Endless red gravel roads in the middle of nowhere

Bring plenty of food and water.

When off-roading, never underestimate the amount of water you will need. If you pause at 50 degrees and don’t have air conditioning, you’ll burn out quickly. Always have an adequate supply of water for emergencies and for all activities, such as hiking.

The same goes for food. Make sure you have enough extra supplies to survive, in case you run out of food in the middle of nowhere and have to wait a few days for rescue.

Able to perform basic repairs

If you can learn some car repair skills before a long journey through the sparsely populated regions and areas of Australia, it could save your life. Skills like changing belts or hoses, changing air or oil filters, as well as simpler things like fixing flat tires and replacing fuses can save your life.

For the cost of investing in simple and relatively inexpensive rooms and the time spent watching many videos on YouTube, you can avoid being stuck in the middle of nowhere for hours or days.

You can’t drive yourself off the road or save yourself.

Whether you want to brave the great 4×4 trails of Australia or explore the most remote beaches, it’s always good to have a spare.

If you get lost or find yourself in a situation from which you cannot escape, it will be extremely difficult to find help for you, and there are several services that offer the recovery of 4×4 sticks.

Take a friend for a walk or meet someone along the way to accompany you. If you must drive alone, make sure you are equipped with a four-wheel drive vehicle with self-directing capability.

Australia has an abundance of amazing coastal tours

A reliable first aid kit

On any adventure, not just car trips, it is important that you are able to take care of yourself in case of an accident. A first aid kit is one of those items that is hard to spend money on and can be kept with you until you need it urgently.

In general, the more isolated you are on the road and the longer your trip lasts, the more equipment you should bring. When you travel, you are not only at risk from a car accident, but also from all the activities and equipment you perform or use during the trip.

If you are traveling to the outback, you need to consider all the risks you will encounter. Of course, you should also take a course that teaches you how to administer first aid effectively.

Refuel where possible and carry spare fuel.

Gas stations are rare in the outback. You absolutely must fill up when you come across one. There are often signs reminding you how far the next one is, so you don’t forget.

You also need to know the size of your fuel tank and how many KM you can get out of it. You don’t need to fill up to the end if the next station is 600 km away and you can only get 500!

If you don’t have enough fuel, invest in portable jerry cans. Make sure they are stored safely outside your vehicle.

Pass trains with caution and stop for vehicles with flashing blue and red lights.

Parts of Australia, particularly northern Western Australia and inland Queensland, are huge mining areas. You will see some absolutely incredible vehicles driving on narrow, single-lane highways.

If you see a car in front with yellow lights coming towards you, it usually means that a large car is allowed to pass, but that you should slow down. If you see a police car or a regular car with blue and red lights, make sure you stop.

There are also road trains, which are trucks that pull up to 4 huge trailers and can be over 50 feet long! Of course, if you want to overtake these vehicles, you need a long straight stretch of road where you can see far ahead.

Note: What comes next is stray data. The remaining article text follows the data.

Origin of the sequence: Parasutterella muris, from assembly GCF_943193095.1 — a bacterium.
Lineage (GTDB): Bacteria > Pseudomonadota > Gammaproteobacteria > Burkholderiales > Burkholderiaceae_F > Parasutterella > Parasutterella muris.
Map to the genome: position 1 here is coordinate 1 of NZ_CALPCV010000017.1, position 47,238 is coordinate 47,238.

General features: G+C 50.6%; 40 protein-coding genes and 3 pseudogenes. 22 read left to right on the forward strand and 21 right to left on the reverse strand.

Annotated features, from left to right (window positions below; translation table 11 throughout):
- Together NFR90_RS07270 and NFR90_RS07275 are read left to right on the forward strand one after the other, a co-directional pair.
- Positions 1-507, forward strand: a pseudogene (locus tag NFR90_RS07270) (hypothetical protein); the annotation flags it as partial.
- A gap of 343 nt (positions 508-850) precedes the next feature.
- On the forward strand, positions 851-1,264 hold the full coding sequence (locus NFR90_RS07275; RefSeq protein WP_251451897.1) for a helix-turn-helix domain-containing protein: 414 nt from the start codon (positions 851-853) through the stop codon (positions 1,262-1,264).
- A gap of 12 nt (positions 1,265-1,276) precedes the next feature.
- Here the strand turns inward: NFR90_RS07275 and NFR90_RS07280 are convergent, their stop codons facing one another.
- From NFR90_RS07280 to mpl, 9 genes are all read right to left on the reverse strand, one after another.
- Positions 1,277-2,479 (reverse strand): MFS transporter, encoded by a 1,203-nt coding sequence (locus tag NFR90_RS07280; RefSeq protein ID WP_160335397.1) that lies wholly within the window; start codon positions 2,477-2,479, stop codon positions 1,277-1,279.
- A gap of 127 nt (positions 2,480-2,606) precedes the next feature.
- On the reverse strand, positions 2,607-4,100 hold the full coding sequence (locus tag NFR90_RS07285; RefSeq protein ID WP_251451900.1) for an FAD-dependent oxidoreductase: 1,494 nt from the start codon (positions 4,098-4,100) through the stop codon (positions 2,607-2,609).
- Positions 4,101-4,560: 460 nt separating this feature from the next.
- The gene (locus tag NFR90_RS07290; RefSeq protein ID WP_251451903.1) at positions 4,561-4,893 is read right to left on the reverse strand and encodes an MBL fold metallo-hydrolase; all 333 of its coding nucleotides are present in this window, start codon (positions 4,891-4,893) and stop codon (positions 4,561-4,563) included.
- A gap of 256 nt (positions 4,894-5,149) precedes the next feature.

Shower and toilet BYO

There aren’t many conveniences when you’re away from civilization. But wilderness camping doesn’t mean you have to live in poverty. Any good camping store in Australia can provide 12-volt hot showers and portable toilets.

In many wilderness camps, “walking in the bush” is often not enough and portable toilets are a must. It is also unpleasant when other people pollute the camp environment.

It’s cool to drive in Western Australia!

Consider a solar energy system

If you invest in a good solar system with backup batteries, you never have to worry about running out of batteries or not being able to charge your equipment in the wild. When you go out into the wilderness, it’s almost a necessity.

With proper installation, you can operate all kinds of appliances in your camp, such as a refrigerator/freezer, kettle, toaster, etc. Make sure your power supply matches the expected usage and only use appliances that are suitable for camping.

It is cold at night in the desert.

Deserts are really fun environments, the temperature differences between day and night can be enormous and surprise you. If you are going into the bush, check the day and night forecasts and pack your gear accordingly.

On Nullarbor, there may be cold nights and even snow. You may need a thicker sleeping bag than you expect.

Beware of unpaved roads

There are many unpaved roads in the Australian interior. After driving on highways and getting used to the speed limit, turning onto an unpaved road can be dangerous. Reduce your speed to a level that allows you to react to sudden changes in road or wildlife conditions.

These roads can be beautiful and suddenly be half washed away or have huge potholes. Loose gravel can also be very slippery, especially on curves. If you are not used to driving on such a surface, take your time.

How to charter a car in Australia

Do you need to rent a car for your trip? No matter what part of the world we travel to, we almost always use to book a rental car. It’s easy, hassle-free and they always have a great selection of providers to choose from. Check rental car availability using the form below.

More information here:

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Warning: This post may contain affiliate links. We may receive a small commission for purchases made through these links at no additional cost to you. We only recommend products/services that we have tried/appreciated!

Frequently asked questions

What is the best trip to Australia?

Australia’s 10 most emblematic trips – Tourism Australia

What are the good tips for driving on a long trip?

9 travel tips for a safe and comfortable trip – Nationwide Blog

What do I need to take with me when I go to Australia?

Preparing for a trip to Australia – Checklist and tips for hikers